The most important consideration when you’re looking to buy a tool cart is how you will use it, according to toolbox manufacturers. While that seems like a “duh” moment, it should give you pause when you’re looking at drawer configurations, colors and graphics packages to consider exactly what you need the cart to do. Whether you are using it to move tools from your toolbox to the vehicle or as a full extension of space from your toolbox will have different implications.
“If you are using it to transport parts and fluids to a job, then you basic cart should work fine,” said Tom Jech, Mac Tools strategic business manager for toolboxes and utility carts. “If you are going to be using it as an extension of your toolbox, then you should consider a cart with drawers and a lid that locks. You might want to consider a cart with a work surface on top if you will be working on components off the vehicle.”
Once you know why you want a tool cart, there are several items to consider, according to Jay Serpe, Snap-on Tools product manager for tool storage.
“If you are moving from job to job several times per day or rolling several hundred feet per day, a minimum caster size of 5” by 2” provides protection from obstacles and grates,” Serpe said. He added that caster material choice was important (quiet and durable materials are nice), as are type of lock, comfortable drawer pulls and more.
“Consider the construction,” Serpe said. “An L-bracket design usually supports more weight than square stock.”
Jech suggested looking for a cart with enough storage space to accommodate all the tools you use on an everyday basis.
“A deep top compartment is important; it allows you to store your sockets in a place where they are easily accessible,” Jech said. “A deep drawer will give you a place to store your power tools … again keeping the tools you use most close at hand.”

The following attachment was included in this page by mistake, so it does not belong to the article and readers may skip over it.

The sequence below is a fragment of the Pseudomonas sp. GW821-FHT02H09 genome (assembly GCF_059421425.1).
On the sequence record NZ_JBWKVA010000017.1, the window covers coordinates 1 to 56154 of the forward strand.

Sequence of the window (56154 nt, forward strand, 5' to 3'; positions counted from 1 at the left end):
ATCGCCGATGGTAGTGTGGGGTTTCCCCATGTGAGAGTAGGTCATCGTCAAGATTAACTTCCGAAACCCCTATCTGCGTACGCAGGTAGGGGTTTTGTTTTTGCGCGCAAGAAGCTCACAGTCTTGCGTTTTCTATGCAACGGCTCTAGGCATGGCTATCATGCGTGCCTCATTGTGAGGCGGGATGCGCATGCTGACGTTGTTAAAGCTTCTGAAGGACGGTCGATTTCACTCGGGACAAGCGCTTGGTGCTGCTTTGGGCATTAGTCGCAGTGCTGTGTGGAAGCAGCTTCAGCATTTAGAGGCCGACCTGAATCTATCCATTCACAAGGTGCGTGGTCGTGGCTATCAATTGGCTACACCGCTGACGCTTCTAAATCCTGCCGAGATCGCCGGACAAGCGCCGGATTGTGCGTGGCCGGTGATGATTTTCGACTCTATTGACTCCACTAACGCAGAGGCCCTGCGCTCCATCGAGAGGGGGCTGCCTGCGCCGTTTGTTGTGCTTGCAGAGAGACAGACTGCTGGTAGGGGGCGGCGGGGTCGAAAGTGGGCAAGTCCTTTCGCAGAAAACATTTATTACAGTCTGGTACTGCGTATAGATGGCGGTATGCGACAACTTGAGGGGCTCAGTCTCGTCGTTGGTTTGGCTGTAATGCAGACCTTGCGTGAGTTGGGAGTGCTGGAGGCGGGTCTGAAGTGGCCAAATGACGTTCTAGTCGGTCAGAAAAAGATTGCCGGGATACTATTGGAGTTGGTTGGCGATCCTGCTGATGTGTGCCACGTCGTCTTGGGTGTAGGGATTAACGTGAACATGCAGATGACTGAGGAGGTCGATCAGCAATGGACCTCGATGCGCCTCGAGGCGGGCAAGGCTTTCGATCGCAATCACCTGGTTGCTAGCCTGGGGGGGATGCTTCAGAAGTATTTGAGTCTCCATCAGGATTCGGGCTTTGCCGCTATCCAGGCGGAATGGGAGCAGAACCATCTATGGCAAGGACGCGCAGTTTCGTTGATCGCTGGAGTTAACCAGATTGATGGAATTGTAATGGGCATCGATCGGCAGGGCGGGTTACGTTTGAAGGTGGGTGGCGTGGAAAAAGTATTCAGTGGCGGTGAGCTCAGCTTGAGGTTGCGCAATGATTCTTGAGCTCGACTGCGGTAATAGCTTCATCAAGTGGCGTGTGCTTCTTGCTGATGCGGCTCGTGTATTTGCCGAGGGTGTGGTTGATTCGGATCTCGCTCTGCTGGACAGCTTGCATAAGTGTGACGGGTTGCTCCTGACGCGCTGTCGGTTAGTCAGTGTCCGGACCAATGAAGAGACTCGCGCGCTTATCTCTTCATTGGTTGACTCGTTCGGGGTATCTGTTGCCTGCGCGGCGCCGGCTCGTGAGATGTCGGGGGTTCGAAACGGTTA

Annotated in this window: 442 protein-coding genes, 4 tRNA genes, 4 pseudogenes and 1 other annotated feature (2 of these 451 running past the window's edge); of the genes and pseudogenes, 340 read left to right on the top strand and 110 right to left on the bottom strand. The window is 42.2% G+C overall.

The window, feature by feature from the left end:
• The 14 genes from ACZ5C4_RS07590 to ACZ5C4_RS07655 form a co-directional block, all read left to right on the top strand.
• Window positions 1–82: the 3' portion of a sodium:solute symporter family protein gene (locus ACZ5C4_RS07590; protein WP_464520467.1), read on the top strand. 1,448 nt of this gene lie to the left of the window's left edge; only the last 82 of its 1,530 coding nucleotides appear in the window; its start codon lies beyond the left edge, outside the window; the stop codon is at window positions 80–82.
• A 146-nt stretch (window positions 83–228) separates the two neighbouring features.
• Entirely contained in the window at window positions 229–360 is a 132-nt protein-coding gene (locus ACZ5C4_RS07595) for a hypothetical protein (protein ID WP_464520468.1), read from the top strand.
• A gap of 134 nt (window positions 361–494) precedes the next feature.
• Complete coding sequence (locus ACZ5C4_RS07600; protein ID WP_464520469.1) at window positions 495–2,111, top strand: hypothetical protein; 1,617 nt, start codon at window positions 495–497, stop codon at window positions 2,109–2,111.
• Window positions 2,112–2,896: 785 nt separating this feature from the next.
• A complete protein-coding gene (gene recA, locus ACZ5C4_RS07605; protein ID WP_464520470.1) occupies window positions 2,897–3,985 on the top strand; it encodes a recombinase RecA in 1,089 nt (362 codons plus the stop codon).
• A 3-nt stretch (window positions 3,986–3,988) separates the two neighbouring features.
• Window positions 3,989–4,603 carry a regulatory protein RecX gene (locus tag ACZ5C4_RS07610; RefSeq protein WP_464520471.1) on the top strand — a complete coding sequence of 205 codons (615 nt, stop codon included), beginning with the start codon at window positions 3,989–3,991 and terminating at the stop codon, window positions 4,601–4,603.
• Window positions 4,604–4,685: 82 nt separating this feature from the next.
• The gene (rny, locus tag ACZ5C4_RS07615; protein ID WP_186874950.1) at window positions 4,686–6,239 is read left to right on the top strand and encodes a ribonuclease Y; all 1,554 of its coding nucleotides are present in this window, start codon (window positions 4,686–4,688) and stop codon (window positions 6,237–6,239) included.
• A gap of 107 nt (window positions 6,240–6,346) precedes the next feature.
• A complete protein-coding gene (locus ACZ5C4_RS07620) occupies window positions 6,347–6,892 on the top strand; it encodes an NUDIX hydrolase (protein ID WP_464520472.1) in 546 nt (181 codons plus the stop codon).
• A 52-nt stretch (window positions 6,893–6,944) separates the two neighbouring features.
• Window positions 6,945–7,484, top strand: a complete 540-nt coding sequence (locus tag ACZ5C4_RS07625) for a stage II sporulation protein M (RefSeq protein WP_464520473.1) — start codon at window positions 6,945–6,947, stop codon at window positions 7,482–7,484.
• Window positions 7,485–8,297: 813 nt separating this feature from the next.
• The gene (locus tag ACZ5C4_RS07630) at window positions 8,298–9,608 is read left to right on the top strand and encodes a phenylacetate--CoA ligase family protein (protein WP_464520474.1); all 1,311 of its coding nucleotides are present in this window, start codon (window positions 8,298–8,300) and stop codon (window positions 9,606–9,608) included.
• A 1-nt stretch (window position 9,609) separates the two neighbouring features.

Features and price points
Basic carts can range from $100 to $200 and are good for moving supplies around the shop,” Jech said. “In most cases, these carts will have either no drawers or only one drawer and a shallow (3” deep) top tray.”
As with everything, the more you’re willing to pay, the quality improves and features increase.
“You will find welded case designs in the higher price points, more wide drawers, more toolbox-like construction, and locking drawers that can be opened or locked when the lid is down,” Serpe said.
“A top-of-the-line cart can cost $1,000 to $2,000, and really is an extension of the technician’s toolbox,” Jech said. Features will include a reinforced or stainless-steel work surface and caster supports for added mobility and storage capacity, he said.
“Like toolboxes, more add-ons are being introduced for carts,” Jech said. “Items such as side shelves, small side boxes, and screwdriver and pry bar holders are all available now for utility carts.
“You are also seeing utility carts coming into the market that are specific to jobs — carts designed to store and transport diagnostic equipment have become more popular.
“Today you are seeing carts that are designed and tested to the same performance specifications as toolboxes,” Jech said.
“Carts are available in everything, from a simple two-tray unit to super-wide units with six or more drawers and a flip lid,” Serpe said. “We at Snap-on would like to see pictures of some of the ways carts have been customized to fit personal needs.”